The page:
IOE - Faculty of Education and Society


Big Questions for Little Audiences

Philosophical questions to help parents and guardians provide their children with engaging opportunities to think, learn, and have fun at home.


Whilst limiting, the coronavirus lockdown provides many moments for families to engage in educational activities beyond formal schoolwork to enhance home-based learning for children of all ages.

Discussing philosophical questions is a great way to spend quality time and connect with your children.

Engaging young minds in philosophical thought experiments encourages them to expand the horizons of their thinking and develop their perspectives on what is important in life.

All sorts of home and family activities, such as mealtime, play, or even household chores offer precious opportunities to talk to your children. The more varied these conversations can be the more children can learn.

Find out more about the benefits of asking children philosophical questions:


We have prepared a list of questions to serve as a resource for children (and adults) to engage in philosophical thinking and look anew at the world around them. What will you discuss with your child today?

1. What makes us human?

  • What is one thing that all people have in common? (think beyond bodies!)
  • Can you name something?
  • How are you different from your pet? 
  • What can you do that an animal can’t?

Activity suggestion

Let your child become a researcher and ask them to interview the family. Equip them with a pen and a notepad to interview family members with the same questions, and some more of their own (you could even reach extended family via the phone!). Compare and discuss the answers to see what they found.

2. Can a robot be human?

  • What can your computer do that humans also can?
  • Is there anything that humans can do that computers cannot? Name as many things as you can.
  • Does your computer have feelings? What makes you think so? Can you be sure?

Activity suggestion

Draw or build a robot (you could use recycled materials) and ask your child to pretend it is alive. How would they treat it differently if it was alive?

Please share your children’s creations with us, we would love to see them.

3. Are animals persons?

  • What does it mean to be a person? 
  • Is being a human and being a person the same thing? 
  • Why do we treat animals differently to humans? Should we treat them the same?

Activity suggestion

Together with your child, create a Declaration of Animal Rights. Include several short rules describing how animals should be treated.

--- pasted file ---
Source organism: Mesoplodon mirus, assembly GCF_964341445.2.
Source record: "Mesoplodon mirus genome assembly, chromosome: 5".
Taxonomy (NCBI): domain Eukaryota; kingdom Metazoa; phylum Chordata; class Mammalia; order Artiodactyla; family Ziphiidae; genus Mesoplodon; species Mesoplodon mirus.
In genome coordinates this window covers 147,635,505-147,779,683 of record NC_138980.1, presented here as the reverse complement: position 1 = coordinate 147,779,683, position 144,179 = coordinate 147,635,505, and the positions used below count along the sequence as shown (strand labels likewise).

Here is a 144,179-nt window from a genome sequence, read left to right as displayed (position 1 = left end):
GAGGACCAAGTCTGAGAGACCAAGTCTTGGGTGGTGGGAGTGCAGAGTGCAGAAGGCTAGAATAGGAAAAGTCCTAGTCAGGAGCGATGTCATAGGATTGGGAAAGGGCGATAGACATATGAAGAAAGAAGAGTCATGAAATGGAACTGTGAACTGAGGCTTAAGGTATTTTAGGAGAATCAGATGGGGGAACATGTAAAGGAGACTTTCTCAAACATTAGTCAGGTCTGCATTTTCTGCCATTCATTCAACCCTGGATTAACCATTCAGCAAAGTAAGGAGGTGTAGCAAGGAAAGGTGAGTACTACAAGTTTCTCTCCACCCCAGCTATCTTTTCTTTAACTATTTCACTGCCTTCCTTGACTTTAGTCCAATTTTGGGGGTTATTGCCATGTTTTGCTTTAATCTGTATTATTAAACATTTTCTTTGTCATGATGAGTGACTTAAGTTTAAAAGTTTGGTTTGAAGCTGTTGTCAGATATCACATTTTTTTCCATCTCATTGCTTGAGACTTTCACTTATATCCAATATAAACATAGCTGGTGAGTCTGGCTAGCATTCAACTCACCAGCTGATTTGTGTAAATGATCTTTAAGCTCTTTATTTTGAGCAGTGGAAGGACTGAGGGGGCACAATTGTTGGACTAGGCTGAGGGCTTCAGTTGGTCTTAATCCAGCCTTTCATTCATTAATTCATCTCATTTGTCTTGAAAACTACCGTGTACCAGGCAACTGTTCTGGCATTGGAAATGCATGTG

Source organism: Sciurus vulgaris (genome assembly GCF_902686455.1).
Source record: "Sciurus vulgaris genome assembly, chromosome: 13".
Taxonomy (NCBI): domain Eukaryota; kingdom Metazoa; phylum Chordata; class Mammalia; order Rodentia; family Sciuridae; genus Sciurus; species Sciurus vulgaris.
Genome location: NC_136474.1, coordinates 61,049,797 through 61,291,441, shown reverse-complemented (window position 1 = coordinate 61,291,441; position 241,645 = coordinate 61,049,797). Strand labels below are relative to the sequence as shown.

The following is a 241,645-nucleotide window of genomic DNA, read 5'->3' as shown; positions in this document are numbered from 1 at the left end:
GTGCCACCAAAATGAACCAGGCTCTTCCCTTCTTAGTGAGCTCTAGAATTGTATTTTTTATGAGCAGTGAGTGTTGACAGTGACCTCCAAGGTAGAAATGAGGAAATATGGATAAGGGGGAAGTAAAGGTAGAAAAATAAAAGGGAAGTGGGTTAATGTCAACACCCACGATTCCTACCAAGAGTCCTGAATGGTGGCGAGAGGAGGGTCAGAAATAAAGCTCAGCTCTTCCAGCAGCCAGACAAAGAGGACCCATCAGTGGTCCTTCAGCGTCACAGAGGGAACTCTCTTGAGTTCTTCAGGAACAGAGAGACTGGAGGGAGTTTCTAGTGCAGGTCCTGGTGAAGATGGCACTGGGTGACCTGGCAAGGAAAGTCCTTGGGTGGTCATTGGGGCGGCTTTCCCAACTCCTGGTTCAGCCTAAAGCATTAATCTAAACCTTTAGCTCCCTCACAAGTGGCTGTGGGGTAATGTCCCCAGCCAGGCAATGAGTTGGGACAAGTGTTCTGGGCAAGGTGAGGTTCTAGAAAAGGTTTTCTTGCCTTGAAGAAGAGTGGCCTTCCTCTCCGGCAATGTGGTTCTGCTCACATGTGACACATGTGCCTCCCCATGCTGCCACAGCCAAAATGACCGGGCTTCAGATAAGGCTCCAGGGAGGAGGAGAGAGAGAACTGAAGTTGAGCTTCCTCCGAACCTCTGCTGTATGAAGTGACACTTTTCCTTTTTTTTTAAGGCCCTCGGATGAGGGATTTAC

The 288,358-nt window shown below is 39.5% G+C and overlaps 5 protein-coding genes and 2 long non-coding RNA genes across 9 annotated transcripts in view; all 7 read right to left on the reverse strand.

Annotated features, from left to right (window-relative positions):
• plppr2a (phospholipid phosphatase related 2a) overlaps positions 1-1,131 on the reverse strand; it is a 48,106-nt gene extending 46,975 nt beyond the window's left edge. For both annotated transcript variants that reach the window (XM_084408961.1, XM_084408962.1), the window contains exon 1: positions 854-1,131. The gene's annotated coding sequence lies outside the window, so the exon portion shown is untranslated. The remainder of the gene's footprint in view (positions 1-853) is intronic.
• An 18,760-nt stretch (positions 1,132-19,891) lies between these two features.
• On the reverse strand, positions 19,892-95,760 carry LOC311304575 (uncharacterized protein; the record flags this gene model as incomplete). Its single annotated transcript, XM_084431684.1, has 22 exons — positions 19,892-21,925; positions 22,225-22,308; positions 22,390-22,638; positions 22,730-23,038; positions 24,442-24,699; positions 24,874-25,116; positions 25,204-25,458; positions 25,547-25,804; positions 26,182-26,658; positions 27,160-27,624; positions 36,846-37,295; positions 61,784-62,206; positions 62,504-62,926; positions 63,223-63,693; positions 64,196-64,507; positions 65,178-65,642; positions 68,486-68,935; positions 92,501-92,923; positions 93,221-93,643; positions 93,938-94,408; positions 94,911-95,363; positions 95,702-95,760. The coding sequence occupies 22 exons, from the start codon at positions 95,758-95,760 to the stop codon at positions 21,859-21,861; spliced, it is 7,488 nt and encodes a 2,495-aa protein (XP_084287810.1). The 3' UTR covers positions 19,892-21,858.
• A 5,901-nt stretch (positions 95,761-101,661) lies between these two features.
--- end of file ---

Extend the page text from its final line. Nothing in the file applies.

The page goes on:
Let your child lead the way.

Once finished, let them read the Declaration aloud to all family members and collect their signatures.

4. What is it like to be a bat?

  • What is it like to be a cat/dog/dinosaur/table/chair?
  • Could you recreate their lifestyle? 
  • Would you swap lives with a bat for a day? Forever? 

Activity suggestion

Philosophical talk goes well with hands-on art.

Together with your child, create an origami superhero mask – there are plenty of tutorials online. We recommend Origami Batman Mask (instructables website).

You could also ask your child to draw a bat or even pretend to be one.

5. What is fairness?

  • What does it mean to treat someone fairly?
  • Can you give an example of a time when someone treated you unfairly? How about when you treated someone unfairly?
  • Does fair mean equal? Are there situations where equal is not fair?

Activity suggestion

Give your child a packet of sweets and ask them to divide the sweets among the family members. Ask the child why they split the sweets the way they did. Challenge their decisions if they seem unfair.

Now repeat but make sure your child has an unequal number, see how they divide them unevenly and ask why they distributed them the way they did.

6. Are you your body or your mind?

  • Would you rather keep your body or your mind? 
  • Would you still want your body without your thoughts?
  • If you could switch minds with anyone, who would it be? Why?

Activity suggestion

This one is for the most daring parents. Try switching roles with your child for an agreed period of time – they become a parent and you become their child. 

Observe each other as you act out your new roles. When the experiment is over, discuss with your child what they liked / disliked / enjoyed most about being a parent.

You could watch the film Avatar together.

7. Do we live in a simulation? (8+)

  • How do you know that the world around you is real?
  • How do you know that we aren’t inside a video game right now?
  • How do you know you’re not dreaming right now?

Activity suggestion

For your next family movie night, watch Jumanji or Wreck it Ralph.

8. Can you trust your eyes? (8+)

  • Do you believe everything you see?
  • Can you think of a situation when your eyes have deceived you?
  • Look at the night sky: are stars as close as they seem?

Activity suggestion

Together with your child, have a look at some optical illusions – try the famous duck-rabbit image for younger children.

9. Do animals have consciousness? (8+)

  • Do animals have emotions?
  • Does your dog miss you when you’re gone?
  • How do you know what your pet wants?

Activity suggestion

If you have a pet, create a “pet diary” for your child to keep for a day or two (or however long they want).

Ask the child to note down changes in the pet’s behaviour and mood – together, reflect on why and when they occur and how you respond to them.

10. Can you control your mind? (8+)

  • Where do your thoughts come from?
  • Do you only think what you want to think?
  • Is there a limit to our imagination? Can you imagine a new colour? What does it look like?

Activity suggestion

Try the classic experiment on thought suppression: ask your child not to think of a polar bear.

Immediately after, ask them what they are thinking about. Spoiler alert: it’ll be a polar bear.